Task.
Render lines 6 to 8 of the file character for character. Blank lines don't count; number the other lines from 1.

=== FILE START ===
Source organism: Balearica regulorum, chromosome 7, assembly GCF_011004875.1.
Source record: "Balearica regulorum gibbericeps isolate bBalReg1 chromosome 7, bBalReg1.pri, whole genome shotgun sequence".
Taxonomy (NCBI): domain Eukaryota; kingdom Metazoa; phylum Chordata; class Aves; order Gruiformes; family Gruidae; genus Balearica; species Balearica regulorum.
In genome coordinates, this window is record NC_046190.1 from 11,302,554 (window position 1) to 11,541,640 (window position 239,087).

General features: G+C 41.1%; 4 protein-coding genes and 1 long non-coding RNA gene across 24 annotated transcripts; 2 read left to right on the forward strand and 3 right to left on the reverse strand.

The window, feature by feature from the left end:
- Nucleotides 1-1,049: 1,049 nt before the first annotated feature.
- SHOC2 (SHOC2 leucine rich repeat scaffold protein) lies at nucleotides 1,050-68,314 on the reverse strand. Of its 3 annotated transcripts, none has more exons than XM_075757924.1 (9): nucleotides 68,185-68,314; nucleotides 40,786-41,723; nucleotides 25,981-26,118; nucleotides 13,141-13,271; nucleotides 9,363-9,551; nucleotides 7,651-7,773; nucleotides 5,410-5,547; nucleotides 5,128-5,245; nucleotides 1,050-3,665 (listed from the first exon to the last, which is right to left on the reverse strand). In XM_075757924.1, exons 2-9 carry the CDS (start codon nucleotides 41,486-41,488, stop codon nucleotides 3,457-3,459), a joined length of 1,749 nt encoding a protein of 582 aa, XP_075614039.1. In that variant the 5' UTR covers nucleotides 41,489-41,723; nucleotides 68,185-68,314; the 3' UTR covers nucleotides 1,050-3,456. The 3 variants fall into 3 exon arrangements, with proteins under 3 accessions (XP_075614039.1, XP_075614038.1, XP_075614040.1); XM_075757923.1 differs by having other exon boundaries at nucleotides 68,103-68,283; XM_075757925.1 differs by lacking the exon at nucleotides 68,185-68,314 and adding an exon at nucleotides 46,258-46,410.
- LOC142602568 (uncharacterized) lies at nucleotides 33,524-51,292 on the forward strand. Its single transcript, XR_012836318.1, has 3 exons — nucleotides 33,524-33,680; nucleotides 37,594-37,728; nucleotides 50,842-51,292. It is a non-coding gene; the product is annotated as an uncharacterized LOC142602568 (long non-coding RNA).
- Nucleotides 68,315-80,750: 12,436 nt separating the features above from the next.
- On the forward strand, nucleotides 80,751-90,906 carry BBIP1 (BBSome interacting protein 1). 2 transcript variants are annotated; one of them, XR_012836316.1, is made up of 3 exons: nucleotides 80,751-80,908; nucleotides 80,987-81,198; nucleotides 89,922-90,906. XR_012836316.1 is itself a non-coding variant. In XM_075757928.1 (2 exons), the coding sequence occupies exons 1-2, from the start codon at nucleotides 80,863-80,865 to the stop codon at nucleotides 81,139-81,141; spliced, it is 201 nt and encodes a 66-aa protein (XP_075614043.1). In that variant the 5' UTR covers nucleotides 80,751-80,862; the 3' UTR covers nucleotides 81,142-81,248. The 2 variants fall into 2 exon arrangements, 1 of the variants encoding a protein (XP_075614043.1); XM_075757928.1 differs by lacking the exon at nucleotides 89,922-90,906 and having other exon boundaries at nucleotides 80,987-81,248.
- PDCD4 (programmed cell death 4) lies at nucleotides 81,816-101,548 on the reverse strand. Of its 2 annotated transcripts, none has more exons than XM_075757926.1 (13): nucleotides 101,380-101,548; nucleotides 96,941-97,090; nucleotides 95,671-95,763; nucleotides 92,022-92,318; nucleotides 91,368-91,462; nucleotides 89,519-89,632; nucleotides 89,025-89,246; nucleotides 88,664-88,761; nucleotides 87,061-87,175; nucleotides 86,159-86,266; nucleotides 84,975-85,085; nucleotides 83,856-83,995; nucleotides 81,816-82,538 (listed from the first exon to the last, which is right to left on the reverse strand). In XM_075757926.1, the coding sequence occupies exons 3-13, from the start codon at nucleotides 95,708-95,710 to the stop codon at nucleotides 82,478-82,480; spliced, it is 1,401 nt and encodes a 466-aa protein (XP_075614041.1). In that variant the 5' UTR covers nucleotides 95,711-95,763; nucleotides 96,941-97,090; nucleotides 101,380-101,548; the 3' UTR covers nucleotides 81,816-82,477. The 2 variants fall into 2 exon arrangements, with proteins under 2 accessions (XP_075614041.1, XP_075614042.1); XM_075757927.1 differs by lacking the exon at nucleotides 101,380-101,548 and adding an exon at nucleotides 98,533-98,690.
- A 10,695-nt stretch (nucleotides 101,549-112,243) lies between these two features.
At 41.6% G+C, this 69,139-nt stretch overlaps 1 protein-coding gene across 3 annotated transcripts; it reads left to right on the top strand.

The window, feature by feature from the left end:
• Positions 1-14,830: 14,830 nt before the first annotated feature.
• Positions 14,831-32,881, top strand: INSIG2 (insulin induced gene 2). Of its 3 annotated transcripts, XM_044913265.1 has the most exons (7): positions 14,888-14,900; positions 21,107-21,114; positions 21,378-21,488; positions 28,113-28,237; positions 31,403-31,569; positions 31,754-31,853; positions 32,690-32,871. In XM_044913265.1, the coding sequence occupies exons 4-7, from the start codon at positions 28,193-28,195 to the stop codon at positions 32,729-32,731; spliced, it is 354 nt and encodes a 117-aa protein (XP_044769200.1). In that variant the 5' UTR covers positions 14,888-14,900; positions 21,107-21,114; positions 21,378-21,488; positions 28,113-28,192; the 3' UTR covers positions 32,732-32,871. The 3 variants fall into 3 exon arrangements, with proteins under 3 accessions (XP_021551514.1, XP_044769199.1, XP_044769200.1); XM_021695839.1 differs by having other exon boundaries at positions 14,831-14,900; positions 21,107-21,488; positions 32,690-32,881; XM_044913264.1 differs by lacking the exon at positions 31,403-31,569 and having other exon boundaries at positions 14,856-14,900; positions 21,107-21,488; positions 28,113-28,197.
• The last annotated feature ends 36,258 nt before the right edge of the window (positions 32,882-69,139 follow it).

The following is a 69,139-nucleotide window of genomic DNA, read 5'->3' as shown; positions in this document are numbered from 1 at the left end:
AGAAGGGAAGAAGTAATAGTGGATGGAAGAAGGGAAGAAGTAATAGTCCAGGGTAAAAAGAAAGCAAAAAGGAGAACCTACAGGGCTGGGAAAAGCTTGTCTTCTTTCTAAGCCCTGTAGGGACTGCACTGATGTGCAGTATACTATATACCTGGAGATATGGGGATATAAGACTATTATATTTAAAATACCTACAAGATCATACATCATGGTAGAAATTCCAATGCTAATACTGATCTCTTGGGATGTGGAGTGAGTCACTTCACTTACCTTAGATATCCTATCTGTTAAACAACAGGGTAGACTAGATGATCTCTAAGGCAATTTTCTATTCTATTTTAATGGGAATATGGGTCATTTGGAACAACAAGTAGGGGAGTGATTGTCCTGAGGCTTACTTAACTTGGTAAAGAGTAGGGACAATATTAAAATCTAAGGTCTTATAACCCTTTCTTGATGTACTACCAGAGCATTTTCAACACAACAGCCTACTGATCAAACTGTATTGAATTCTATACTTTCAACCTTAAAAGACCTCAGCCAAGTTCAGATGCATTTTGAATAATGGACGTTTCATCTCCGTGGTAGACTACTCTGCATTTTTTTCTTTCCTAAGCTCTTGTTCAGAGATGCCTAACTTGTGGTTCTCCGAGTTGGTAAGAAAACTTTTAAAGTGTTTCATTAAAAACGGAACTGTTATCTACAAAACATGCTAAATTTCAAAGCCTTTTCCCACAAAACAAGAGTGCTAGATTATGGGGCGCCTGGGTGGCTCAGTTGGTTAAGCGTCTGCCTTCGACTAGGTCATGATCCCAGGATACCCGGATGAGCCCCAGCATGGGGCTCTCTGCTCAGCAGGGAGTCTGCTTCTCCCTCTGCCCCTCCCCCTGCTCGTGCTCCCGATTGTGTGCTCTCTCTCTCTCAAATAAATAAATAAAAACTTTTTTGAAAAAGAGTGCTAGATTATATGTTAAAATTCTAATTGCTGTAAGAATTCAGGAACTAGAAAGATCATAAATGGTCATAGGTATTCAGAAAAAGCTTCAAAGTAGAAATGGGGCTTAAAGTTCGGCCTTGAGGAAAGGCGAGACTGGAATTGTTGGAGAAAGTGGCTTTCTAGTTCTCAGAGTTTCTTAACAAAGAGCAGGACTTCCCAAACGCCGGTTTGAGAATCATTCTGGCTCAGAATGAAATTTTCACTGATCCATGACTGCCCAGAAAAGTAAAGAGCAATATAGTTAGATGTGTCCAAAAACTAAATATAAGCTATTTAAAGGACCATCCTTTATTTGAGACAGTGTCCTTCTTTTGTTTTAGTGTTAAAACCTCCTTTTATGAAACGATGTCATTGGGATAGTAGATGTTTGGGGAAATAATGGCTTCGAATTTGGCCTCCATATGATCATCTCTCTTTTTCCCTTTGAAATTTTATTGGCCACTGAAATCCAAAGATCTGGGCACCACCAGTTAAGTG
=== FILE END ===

The window, feature by feature from the left end:
- Nucleotides 1-1,049: 1,049 nt before the first annotated feature.
- SHOC2 (SHOC2 leucine rich repeat scaffold protein) lies at nucleotides 1,050-68,314 on the reverse strand. Of its 3 annotated transcripts, none has more exons than XM_075757924.1 (9): nucleotides 68,185-68,314; nucleotides 40,786-41,723; nucleotides 25,981-26,118; nucleotides 13,141-13,271; nucleotides 9,363-9,551; nucleotides 7,651-7,773; nucleotides 5,410-5,547; nucleotides 5,128-5,245; nucleotides 1,050-3,665 (listed from the first exon to the last, which is right to left on the reverse strand). In XM_075757924.1, exons 2-9 carry the CDS (start codon nucleotides 41,486-41,488, stop codon nucleotides 3,457-3,459), a joined length of 1,749 nt encoding a protein of 582 aa, XP_075614039.1. In that variant the 5' UTR covers nucleotides 41,489-41,723; nucleotides 68,185-68,314; the 3' UTR covers nucleotides 1,050-3,456. The 3 variants fall into 3 exon arrangements, with proteins under 3 accessions (XP_075614039.1, XP_075614038.1, XP_075614040.1); XM_075757923.1 differs by having other exon boundaries at nucleotides 68,103-68,283; XM_075757925.1 differs by lacking the exon at nucleotides 68,185-68,314 and adding an exon at nucleotides 46,258-46,410.